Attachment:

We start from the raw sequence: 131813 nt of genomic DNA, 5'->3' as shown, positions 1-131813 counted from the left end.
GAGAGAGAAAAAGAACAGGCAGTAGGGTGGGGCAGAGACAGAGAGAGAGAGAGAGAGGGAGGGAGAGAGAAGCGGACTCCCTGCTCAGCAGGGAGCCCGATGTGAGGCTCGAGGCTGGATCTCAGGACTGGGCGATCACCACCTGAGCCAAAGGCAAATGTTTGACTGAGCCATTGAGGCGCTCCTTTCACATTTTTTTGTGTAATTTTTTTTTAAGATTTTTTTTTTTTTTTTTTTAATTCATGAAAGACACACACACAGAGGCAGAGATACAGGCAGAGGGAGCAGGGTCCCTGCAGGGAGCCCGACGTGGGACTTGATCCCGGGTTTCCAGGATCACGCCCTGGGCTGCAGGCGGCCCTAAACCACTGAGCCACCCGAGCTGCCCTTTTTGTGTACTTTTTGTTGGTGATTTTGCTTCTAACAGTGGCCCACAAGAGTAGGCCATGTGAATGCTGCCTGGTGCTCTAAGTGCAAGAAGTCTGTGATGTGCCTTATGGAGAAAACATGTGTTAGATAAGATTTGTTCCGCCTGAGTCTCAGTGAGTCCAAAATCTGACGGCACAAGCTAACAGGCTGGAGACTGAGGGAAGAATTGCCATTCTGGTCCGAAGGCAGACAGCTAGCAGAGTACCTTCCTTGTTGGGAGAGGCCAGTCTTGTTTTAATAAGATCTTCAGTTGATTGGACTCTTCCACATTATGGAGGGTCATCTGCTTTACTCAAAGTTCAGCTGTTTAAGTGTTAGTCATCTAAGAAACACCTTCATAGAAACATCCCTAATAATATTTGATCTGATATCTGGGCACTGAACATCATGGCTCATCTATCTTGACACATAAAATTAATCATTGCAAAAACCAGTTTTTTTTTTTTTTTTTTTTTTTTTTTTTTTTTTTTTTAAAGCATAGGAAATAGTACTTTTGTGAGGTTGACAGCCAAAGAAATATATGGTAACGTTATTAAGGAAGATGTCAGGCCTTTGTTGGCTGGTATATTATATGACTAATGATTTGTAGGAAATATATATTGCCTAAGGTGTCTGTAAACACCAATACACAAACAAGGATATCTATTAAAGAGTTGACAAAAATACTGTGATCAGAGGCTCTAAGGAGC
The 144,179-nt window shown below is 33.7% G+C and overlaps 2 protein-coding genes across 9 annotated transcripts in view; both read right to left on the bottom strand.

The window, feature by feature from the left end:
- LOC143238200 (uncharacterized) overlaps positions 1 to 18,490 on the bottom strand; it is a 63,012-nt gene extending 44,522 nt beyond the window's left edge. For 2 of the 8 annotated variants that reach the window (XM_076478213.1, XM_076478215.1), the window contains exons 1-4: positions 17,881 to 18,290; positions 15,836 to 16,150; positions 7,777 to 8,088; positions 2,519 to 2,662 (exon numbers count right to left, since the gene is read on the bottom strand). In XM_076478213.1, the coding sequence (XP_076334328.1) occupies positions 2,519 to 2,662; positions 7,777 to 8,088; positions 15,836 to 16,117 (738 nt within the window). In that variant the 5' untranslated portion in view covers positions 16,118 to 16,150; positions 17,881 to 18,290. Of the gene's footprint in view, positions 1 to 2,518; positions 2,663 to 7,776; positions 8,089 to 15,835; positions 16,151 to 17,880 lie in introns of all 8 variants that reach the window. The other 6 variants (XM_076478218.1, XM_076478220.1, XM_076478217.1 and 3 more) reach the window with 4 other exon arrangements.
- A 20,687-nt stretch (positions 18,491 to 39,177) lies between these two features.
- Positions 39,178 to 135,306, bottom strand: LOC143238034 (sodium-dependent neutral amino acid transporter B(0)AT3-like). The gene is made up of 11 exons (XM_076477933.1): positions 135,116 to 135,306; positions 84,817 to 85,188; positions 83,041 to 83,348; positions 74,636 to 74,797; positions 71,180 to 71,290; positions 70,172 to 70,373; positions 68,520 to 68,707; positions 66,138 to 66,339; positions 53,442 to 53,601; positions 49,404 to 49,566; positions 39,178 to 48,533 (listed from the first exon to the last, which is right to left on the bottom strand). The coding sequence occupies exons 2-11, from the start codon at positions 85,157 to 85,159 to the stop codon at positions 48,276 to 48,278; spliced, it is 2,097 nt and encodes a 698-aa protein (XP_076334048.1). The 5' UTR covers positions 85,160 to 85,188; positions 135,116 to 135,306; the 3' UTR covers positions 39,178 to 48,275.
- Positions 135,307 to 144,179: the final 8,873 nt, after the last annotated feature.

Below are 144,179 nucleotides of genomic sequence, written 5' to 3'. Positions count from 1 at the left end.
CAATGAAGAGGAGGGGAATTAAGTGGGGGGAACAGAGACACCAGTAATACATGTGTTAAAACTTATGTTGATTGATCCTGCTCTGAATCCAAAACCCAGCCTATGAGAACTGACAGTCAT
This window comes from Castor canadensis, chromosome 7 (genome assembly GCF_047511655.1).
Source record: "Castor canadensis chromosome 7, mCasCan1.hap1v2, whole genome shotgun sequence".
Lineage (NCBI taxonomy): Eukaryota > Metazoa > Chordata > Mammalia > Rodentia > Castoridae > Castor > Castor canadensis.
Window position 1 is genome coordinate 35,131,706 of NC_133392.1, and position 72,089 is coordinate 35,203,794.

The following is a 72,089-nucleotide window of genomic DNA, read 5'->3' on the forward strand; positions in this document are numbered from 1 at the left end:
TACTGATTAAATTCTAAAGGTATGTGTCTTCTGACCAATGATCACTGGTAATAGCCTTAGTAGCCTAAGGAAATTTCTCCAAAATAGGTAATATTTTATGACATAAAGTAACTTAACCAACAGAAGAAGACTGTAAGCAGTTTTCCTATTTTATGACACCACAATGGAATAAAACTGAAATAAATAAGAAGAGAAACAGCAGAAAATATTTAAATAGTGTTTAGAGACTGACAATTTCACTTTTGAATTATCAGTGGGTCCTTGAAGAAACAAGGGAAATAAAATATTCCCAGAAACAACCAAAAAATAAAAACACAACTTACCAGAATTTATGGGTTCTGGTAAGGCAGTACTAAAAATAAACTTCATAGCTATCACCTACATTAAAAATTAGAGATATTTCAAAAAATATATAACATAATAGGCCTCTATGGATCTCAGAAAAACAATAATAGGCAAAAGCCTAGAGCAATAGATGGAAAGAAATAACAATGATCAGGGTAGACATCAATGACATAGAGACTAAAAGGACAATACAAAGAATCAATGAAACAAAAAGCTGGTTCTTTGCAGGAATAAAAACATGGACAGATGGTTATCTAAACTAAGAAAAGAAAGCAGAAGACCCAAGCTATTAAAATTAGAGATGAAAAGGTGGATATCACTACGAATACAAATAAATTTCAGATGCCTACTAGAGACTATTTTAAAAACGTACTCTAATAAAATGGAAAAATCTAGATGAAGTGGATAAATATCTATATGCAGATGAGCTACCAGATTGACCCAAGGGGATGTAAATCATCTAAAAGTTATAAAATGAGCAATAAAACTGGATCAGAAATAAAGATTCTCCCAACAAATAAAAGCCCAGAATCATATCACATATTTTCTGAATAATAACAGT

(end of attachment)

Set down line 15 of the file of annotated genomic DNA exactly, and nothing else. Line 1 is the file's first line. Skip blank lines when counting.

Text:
The following is a 72,089-nucleotide window of genomic DNA, read 5'->3' on the forward strand; positions in this document are numbered from 1 at the left end: